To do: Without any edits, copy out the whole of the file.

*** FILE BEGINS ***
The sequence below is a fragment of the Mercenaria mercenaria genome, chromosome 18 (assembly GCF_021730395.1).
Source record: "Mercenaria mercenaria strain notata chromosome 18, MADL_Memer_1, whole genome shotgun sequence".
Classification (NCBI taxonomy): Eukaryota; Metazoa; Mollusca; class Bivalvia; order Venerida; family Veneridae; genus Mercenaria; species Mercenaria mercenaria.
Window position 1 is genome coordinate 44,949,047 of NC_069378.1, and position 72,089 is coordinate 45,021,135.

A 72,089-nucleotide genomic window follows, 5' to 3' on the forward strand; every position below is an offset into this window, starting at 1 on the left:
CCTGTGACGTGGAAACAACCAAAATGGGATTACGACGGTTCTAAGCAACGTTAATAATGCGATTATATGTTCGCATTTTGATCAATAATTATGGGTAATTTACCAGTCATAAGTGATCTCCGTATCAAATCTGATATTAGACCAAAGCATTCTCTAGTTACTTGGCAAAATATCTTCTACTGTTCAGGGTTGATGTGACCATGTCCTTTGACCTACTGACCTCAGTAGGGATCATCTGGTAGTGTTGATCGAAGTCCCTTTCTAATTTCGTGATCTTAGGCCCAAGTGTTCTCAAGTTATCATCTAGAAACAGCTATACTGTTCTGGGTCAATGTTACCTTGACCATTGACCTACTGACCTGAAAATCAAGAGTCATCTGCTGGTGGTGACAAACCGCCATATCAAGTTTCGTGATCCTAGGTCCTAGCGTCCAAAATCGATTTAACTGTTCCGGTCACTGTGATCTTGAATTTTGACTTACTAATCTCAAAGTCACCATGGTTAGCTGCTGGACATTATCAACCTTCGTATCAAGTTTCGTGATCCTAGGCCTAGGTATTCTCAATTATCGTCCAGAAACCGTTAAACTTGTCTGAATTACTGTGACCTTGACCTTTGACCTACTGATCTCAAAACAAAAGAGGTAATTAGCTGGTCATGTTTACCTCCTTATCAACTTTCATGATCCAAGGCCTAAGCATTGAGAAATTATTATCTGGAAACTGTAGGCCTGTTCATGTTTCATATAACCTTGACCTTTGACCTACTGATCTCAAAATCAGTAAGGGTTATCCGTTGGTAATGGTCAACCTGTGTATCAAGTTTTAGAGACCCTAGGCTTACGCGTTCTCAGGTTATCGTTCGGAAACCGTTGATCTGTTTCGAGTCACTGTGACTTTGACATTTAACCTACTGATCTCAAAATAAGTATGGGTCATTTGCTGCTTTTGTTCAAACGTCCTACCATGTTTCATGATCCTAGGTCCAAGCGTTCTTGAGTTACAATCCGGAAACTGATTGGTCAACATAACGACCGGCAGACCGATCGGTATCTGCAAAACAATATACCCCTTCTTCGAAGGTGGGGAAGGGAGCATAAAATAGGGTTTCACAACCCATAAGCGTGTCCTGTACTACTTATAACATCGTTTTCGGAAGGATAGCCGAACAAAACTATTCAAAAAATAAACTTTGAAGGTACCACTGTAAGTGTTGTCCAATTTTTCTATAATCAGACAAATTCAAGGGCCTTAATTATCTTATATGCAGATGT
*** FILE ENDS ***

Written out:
The sequence below is a fragment of the Mercenaria mercenaria genome, chromosome 18 (assembly GCF_021730395.1).
Source record: "Mercenaria mercenaria strain notata chromosome 18, MADL_Memer_1, whole genome shotgun sequence".
Classification (NCBI taxonomy): Eukaryota; Metazoa; Mollusca; class Bivalvia; order Venerida; family Veneridae; genus Mercenaria; species Mercenaria mercenaria.
Window position 1 is genome coordinate 44,949,047 of NC_069378.1, and position 72,089 is coordinate 45,021,135.

A 72,089-nucleotide genomic window follows, 5' to 3' on the forward strand; every position below is an offset into this window, starting at 1 on the left:
CCTGTGACGTGGAAACAACCAAAATGGGATTACGACGGTTCTAAGCAACGTTAATAATGCGATTATATGTTCGCATTTTGATCAATAATTATGGGTAATTTACCAGTCATAAGTGATCTCCGTATCAAATCTGATATTAGACCAAAGCATTCTCTAGTTACTTGGCAAAATATCTTCTACTGTTCAGGGTTGATGTGACCATGTCCTTTGACCTACTGACCTCAGTAGGGATCATCTGGTAGTGTTGATCGAAGTCCCTTTCTAATTTCGTGATCTTAGGCCCAAGTGTTCTCAAGTTATCATCTAGAAACAGCTATACTGTTCTGGGTCAATGTTACCTTGACCATTGACCTACTGACCTGAAAATCAAGAGTCATCTGCTGGTGGTGACAAACCGCCATATCAAGTTTCGTGATCCTAGGTCCTAGCGTCCAAAATCGATTTAACTGTTCCGGTCACTGTGATCTTGAATTTTGACTTACTAATCTCAAAGTCACCATGGTTAGCTGCTGGACATTATCAACCTTCGTATCAAGTTTCGTGATCCTAGGCCTAGGTATTCTCAATTATCGTCCAGAAACCGTTAAACTTGTCTGAATTACTGTGACCTTGACCTTTGACCTACTGATCTCAAAACAAAAGAGGTAATTAGCTGGTCATGTTTACCTCCTTATCAACTTTCATGATCCAAGGCCTAAGCATTGAGAAATTATTATCTGGAAACTGTAGGCCTGTTCATGTTTCATATAACCTTGACCTTTGACCTACTGATCTCAAAATCAGTAAGGGTTATCCGTTGGTAATGGTCAACCTGTGTATCAAGTTTTAGAGACCCTAGGCTTACGCGTTCTCAGGTTATCGTTCGGAAACCGTTGATCTGTTTCGAGTCACTGTGACTTTGACATTTAACCTACTGATCTCAAAATAAGTATGGGTCATTTGCTGCTTTTGTTCAAACGTCCTACCATGTTTCATGATCCTAGGTCCAAGCGTTCTTGAGTTACAATCCGGAAACTGATTGGTCAACATAACGACCGGCAGACCGATCGGTATCTGCAAAACAATATACCCCTTCTTCGAAGGTGGGGAAGGGAGCATAAAATAGGGTTTCACAACCCATAAGCGTGTCCTGTACTACTTATAACATCGTTTTCGGAAGGATAGCCGAACAAAACTATTCAAAAAATAAACTTTGAAGGTACCACTGTAAGTGTTGTCCAATTTTTCTATAATCAGACAAATTCAAGGGCCTTAATTATCTTATATGCAGATGT